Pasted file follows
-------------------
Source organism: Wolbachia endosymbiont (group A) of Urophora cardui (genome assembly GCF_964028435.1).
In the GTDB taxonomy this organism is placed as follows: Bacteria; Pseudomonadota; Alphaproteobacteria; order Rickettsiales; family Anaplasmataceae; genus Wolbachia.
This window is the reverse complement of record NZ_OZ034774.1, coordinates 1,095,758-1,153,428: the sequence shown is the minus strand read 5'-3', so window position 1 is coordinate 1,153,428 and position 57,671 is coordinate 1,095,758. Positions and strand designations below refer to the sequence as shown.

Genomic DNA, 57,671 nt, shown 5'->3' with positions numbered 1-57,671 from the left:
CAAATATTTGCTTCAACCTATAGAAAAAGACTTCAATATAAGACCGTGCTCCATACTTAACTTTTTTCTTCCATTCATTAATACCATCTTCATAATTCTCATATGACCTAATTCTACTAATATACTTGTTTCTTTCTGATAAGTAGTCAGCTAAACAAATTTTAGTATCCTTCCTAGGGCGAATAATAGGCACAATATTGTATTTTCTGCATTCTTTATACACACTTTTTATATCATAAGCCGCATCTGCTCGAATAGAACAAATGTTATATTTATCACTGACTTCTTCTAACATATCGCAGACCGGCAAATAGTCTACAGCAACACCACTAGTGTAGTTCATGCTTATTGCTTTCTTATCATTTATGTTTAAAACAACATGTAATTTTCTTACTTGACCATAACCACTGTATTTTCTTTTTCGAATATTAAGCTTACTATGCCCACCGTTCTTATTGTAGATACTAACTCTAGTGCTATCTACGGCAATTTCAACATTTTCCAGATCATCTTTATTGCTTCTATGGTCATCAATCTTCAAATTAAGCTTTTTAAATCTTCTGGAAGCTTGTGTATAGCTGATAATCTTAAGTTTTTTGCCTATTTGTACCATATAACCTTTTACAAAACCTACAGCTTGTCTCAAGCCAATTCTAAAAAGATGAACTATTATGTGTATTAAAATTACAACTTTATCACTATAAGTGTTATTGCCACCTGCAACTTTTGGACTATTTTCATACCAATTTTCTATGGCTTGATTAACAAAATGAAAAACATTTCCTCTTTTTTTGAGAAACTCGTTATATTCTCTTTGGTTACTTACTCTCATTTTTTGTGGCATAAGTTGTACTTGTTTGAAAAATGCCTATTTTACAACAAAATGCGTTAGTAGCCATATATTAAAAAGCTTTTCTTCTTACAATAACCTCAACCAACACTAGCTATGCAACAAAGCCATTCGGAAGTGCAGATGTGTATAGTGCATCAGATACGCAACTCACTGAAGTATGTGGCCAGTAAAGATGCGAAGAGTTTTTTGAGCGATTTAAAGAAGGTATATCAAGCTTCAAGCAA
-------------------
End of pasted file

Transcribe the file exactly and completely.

Source organism: Wolbachia endosymbiont (group A) of Urophora cardui (genome assembly GCF_964028435.1).
In the GTDB taxonomy this organism is placed as follows: Bacteria; Pseudomonadota; Alphaproteobacteria; order Rickettsiales; family Anaplasmataceae; genus Wolbachia.
This window is the reverse complement of record NZ_OZ034774.1, coordinates 1,095,758-1,153,428: the sequence shown is the minus strand read 5'-3', so window position 1 is coordinate 1,153,428 and position 57,671 is coordinate 1,095,758. Positions and strand designations below refer to the sequence as shown.

Genomic DNA, 57,671 nt, shown 5'->3' with positions numbered 1-57,671 from the left:
CAAATATTTGCTTCAACCTATAGAAAAAGACTTCAATATAAGACCGTGCTCCATACTTAACTTTTTTCTTCCATTCATTAATACCATCTTCATAATTCTCATATGACCTAATTCTACTAATATACTTGTTTCTTTCTGATAAGTAGTCAGCTAAACAAATTTTAGTATCCTTCCTAGGGCGAATAATAGGCACAATATTGTATTTTCTGCATTCTTTATACACACTTTTTATATCATAAGCCGCATCTGCTCGAATAGAACAAATGTTATATTTATCACTGACTTCTTCTAACATATCGCAGACCGGCAAATAGTCTACAGCAACACCACTAGTGTAGTTCATGCTTATTGCTTTCTTATCATTTATGTTTAAAACAACATGTAATTTTCTTACTTGACCATAACCACTGTATTTTCTTTTTCGAATATTAAGCTTACTATGCCCACCGTTCTTATTGTAGATACTAACTCTAGTGCTATCTACGGCAATTTCAACATTTTCCAGATCATCTTTATTGCTTCTATGGTCATCAATCTTCAAATTAAGCTTTTTAAATCTTCTGGAAGCTTGTGTATAGCTGATAATCTTAAGTTTTTTGCCTATTTGTACCATATAACCTTTTACAAAACCTACAGCTTGTCTCAAGCCAATTCTAAAAAGATGAACTATTATGTGTATTAAAATTACAACTTTATCACTATAAGTGTTATTGCCACCTGCAACTTTTGGACTATTTTCATACCAATTTTCTATGGCTTGATTAACAAAATGAAAAACATTTCCTCTTTTTTTGAGAAACTCGTTATATTCTCTTTGGTTACTTACTCTCATTTTTTGTGGCATAAGTTGTACTTGTTTGAAAAATGCCTATTTTACAACAAAATGCGTTAGTAGCCATATATTAAAAAGCTTTTCTTCTTACAATAACCTCAACCAACACTAGCTATGCAACAAAGCCATTCGGAAGTGCAGATGTGTATAGTGCATCAGATACGCAACTCACTGAAGTATGTGGCCAGTAAAGATGCGAAGAGTTTTTTGAGCGATTTAAAGAAGGTATATCAAGCTTCAAGCAA